In the third episode of season 3, Janina Neumann interviews Yi Hua Lai, founder of the Unique Business Journey.
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Janina Neumann (00:00):
Welcome to the Bicultural podcast. The Bicultural podcast celebrates cross-cultural identity and gives insight into cultural differences to help you improve business relationships. The podcast is published biweekly and is hosted by myself, Janina Neumann, a bilingual creative social entrepreneur and business owner of Janina Neumann Design. Welcome to the Bicultural podcast. Today, I'm delighted to be joined by Yi Hua Lai, founder of the Unique Business Journey. Hi Yi, how are you?
Yi Hua Lai (00:37):
Hi Janina, how are you?
Janina Neumann (00:39):
I'm very good, thank you. So good to have you on my podcast. How are you doing today?
Yi Hua Lai (00:44):
I'm good. Thank you for having me.
Janina Neumann (00:47):
It's my pleasure. Would you like to tell us a little bit about yourself?
Yi Hua Lai (00:51):
Yes, I am, you can call me Yi for simplicity's sake. And I was born in Malaysia, but I migrated to Australia. So that's like a simple history. And I have also lived in Japan, Singapore and France, but I have a very complicated ancestry history because my grandparents were from China and we all migrated to Malaysia. And I love different cultures, especially living in different countries, because I find that if you live in a country for a little while, you kind of take on board some of their culture as your own, and that sort of enriches your life and that has enriched my life.
Janina Neumann (01:50):
That's brilliant. And, would you like to tell us a little bit more about the languages that you speak? Because I think they speak volumes as well from your interests and also your identity in the way that you see culture.
Yi Hua Lai (02:06):
I can speak Mandarin, Cantonese, English, I know Malay, but I don't really get that fluent. I learned Japanese and French later in life. I'm mostly fluent in five languages except for Malay, because I have hardly ever had the chance to speak in a very long while.
Janina Neumann (02:32):
Wow. That's fantastic. I'm so pleased to meet someone who can speak so many languages and have an understanding, because I think once you learn a different language, you open up your mind to different way of thinking and communicating. And it also tells you so much about the culture as well.
Yi Hua Lai (02:52):
Yeah, certainly, if you were to read a book that is written, maybe something like in Mandarin or Japanese, you sort of get the nuances of what they're saying, and those nuances can get lost in when you read a translated version of the same book, as well as when, I suppose it's sort of watching comedy. If you don't live in that culture or have a great understanding or enough understanding, you just don't find it funny. I suppose that's like analogy or you don't find it as profound or you don't find it that impactful when you read about it, because you have no context to put it in.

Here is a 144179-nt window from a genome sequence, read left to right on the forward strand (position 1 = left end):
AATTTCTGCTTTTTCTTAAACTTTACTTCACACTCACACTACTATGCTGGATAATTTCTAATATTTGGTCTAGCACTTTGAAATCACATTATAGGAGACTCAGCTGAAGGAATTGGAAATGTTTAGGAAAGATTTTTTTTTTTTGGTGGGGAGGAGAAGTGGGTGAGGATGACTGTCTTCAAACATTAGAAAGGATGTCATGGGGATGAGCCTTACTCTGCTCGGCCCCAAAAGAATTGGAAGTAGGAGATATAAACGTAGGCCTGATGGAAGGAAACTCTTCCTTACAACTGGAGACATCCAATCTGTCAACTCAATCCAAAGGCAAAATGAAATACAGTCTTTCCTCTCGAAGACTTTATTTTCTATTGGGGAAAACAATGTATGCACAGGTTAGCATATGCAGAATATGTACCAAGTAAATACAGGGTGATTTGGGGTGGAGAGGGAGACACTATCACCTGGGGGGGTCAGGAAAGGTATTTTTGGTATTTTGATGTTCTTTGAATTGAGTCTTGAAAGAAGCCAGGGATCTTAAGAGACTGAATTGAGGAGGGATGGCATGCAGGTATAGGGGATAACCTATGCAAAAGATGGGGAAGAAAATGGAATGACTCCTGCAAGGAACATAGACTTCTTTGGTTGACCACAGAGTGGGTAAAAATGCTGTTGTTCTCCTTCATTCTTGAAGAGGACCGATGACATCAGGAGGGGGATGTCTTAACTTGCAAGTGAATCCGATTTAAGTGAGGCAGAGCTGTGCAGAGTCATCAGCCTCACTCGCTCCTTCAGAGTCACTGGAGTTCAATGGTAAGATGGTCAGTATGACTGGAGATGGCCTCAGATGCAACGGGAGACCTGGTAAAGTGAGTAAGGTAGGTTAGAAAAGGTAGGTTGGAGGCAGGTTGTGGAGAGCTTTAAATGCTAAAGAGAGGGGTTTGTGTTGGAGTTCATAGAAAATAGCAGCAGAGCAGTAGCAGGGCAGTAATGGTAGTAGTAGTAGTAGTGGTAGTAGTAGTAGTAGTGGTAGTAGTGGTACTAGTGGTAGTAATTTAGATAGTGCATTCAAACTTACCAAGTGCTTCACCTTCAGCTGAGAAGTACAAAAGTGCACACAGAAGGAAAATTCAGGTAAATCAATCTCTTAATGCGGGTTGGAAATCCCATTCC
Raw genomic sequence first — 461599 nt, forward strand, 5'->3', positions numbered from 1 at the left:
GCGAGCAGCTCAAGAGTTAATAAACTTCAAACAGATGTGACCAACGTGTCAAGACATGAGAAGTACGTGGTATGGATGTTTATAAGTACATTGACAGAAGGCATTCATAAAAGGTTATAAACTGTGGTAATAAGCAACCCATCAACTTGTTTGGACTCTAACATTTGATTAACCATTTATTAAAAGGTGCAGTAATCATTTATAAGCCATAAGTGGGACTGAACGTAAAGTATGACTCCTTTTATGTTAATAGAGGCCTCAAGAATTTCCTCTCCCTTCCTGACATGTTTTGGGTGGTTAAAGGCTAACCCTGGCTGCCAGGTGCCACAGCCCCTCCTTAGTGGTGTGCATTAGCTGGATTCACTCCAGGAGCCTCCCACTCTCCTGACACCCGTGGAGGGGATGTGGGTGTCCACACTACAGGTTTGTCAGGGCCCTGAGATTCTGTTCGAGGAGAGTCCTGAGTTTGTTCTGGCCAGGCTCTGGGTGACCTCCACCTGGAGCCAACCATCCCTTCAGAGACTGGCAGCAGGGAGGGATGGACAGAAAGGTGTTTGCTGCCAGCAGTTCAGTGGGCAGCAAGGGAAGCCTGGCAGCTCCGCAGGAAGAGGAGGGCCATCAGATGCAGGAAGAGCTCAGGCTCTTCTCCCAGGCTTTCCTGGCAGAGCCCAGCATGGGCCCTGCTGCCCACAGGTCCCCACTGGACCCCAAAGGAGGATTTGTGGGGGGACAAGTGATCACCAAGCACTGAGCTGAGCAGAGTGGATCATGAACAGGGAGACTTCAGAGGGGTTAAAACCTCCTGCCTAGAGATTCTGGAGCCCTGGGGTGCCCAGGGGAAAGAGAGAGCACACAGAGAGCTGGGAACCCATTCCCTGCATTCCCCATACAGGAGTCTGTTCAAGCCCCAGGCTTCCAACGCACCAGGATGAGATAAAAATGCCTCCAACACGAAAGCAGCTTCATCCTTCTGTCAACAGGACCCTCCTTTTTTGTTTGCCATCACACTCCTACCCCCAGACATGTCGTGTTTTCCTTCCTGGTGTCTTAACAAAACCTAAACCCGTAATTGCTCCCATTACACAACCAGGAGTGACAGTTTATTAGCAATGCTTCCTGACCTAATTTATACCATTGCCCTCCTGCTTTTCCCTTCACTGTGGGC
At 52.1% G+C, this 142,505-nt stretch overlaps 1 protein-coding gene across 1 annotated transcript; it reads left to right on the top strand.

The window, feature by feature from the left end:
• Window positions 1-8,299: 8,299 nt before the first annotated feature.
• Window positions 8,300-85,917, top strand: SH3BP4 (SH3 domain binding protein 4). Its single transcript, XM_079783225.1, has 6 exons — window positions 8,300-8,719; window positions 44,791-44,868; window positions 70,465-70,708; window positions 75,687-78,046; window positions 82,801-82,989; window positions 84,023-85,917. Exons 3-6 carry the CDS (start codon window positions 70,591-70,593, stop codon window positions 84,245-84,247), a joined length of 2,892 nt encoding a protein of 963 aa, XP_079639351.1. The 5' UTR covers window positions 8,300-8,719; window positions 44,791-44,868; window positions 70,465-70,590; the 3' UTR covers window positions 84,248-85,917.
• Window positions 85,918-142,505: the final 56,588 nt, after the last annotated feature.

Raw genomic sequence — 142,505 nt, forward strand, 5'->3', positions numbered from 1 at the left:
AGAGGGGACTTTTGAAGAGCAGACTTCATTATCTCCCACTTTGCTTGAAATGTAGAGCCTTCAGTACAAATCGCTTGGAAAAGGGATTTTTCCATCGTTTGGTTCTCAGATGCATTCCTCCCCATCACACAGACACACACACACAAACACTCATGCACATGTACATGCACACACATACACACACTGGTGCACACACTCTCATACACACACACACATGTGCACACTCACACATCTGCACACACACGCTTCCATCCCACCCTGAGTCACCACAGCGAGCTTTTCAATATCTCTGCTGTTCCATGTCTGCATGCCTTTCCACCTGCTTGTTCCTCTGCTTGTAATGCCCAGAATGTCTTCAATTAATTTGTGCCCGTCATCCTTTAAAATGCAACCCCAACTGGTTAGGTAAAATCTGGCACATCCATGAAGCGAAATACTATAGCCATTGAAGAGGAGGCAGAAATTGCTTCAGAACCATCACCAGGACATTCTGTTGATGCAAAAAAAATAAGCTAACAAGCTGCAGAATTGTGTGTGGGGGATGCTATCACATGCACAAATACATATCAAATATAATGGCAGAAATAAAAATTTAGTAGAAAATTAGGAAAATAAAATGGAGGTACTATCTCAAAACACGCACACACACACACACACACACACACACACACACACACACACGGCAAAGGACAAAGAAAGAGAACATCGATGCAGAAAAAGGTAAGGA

Janina Neumann (03:40):
That's really interesting because I know that a lot of people say that Germans don't have any humor, but the thing is the way a joke is phrased is completely different to how you'd phrase or structure a joke in the UK. So like almost the punchline comes at the end, so you have to wait for it to get it.
Yi Hua Lai (04:05):
I don't think anyone is lack of humor, but it's just whether you get that or not.
Janina Neumann (04:12):
Yes, exactly. Exactly. I also found it interesting, someone I was speaking to. So he's fluent in German and on his website he put that he speaks German well. And I said to him, you need to actually say that you speak fluent German. He's like, well, people are just going to get that by my name. I'm thinking, no, they're not. But he said that and wrote that as a joke. So, that's not always going to translate across cultures, but also, someone doesn't always have that understanding whether that's a German name or not.
Yi Hua Lai (04:57):
Yeah. And I think it comes with a lot of understanding and the cultural spirit. When I was doing Japanese, and I had a friend when I was doing Japanese in the Japanese school. He is French or he speaks quite fluent Japanese, but he just don't read, he can't read most of the words. So, there was this time where we were doing an exam and we have to fill in the blank of one of the mini conversation. And the first line says, our boss doesn't look so good. And the second line was, you're supposed to say, something in the context of, oh, wonder if he's okay or something. But because he couldn't read the first sentence, he guessed it and he was like, I think this will be good. So he put, isn't it good in Japanese? And then when the test came back, he was like, he only got half a point and he was arguing with the teacher, but it's grammatically right. And the teacher was like, yes, grammatically right, but not culturally or team spirited enough because you're being happy that this superior is being sick.
Janina Neumann (06:12):
Oh, that's brilliant.
Yi Hua Lai (06:17):
Yeah. And I was like, yeah, what she say is true. You can't just put something grammatically right.
Janina Neumann (06:23):